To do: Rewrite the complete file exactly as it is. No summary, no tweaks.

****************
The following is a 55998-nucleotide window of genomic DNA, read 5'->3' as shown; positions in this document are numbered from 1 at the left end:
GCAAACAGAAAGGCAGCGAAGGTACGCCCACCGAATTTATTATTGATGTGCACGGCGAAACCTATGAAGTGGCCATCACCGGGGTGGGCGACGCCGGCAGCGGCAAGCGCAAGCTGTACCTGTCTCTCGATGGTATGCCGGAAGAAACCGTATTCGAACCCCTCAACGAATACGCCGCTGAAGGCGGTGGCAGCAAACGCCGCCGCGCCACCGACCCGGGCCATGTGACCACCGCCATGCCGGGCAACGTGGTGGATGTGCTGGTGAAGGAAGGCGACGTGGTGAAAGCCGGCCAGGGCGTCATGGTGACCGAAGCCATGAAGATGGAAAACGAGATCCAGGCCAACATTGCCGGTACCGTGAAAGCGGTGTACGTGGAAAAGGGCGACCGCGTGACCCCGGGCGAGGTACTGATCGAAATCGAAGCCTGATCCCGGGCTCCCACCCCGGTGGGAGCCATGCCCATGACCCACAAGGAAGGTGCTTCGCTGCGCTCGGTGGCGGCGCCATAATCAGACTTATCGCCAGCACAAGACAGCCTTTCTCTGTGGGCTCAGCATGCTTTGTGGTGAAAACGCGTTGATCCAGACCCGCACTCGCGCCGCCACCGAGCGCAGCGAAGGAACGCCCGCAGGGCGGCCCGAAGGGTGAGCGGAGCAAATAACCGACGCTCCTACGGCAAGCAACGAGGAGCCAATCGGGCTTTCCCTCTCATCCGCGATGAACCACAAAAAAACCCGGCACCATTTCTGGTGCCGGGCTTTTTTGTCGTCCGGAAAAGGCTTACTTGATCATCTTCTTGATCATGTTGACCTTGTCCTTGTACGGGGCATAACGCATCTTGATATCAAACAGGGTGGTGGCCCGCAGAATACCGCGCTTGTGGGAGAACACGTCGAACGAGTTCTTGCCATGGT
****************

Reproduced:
The following is a 55998-nucleotide window of genomic DNA, read 5'->3' as shown; positions in this document are numbered from 1 at the left end:
GCAAACAGAAAGGCAGCGAAGGTACGCCCACCGAATTTATTATTGATGTGCACGGCGAAACCTATGAAGTGGCCATCACCGGGGTGGGCGACGCCGGCAGCGGCAAGCGCAAGCTGTACCTGTCTCTCGATGGTATGCCGGAAGAAACCGTATTCGAACCCCTCAACGAATACGCCGCTGAAGGCGGTGGCAGCAAACGCCGCCGCGCCACCGACCCGGGCCATGTGACCACCGCCATGCCGGGCAACGTGGTGGATGTGCTGGTGAAGGAAGGCGACGTGGTGAAAGCCGGCCAGGGCGTCATGGTGACCGAAGCCATGAAGATGGAAAACGAGATCCAGGCCAACATTGCCGGTACCGTGAAAGCGGTGTACGTGGAAAAGGGCGACCGCGTGACCCCGGGCGAGGTACTGATCGAAATCGAAGCCTGATCCCGGGCTCCCACCCCGGTGGGAGCCATGCCCATGACCCACAAGGAAGGTGCTTCGCTGCGCTCGGTGGCGGCGCCATAATCAGACTTATCGCCAGCACAAGACAGCCTTTCTCTGTGGGCTCAGCATGCTTTGTGGTGAAAACGCGTTGATCCAGACCCGCACTCGCGCCGCCACCGAGCGCAGCGAAGGAACGCCCGCAGGGCGGCCCGAAGGGTGAGCGGAGCAAATAACCGACGCTCCTACGGCAAGCAACGAGGAGCCAATCGGGCTTTCCCTCTCATCCGCGATGAACCACAAAAAAACCCGGCACCATTTCTGGTGCCGGGCTTTTTTGTCGTCCGGAAAAGGCTTACTTGATCATCTTCTTGATCATGTTGACCTTGTCCTTGTACGGGGCATAACGCATCTTGATATCAAACAGGGTGGTGGCCCGCAGAATACCGCGCTTGTGGGAGAACACGTCGAACGAGTTCTTGCCATGGT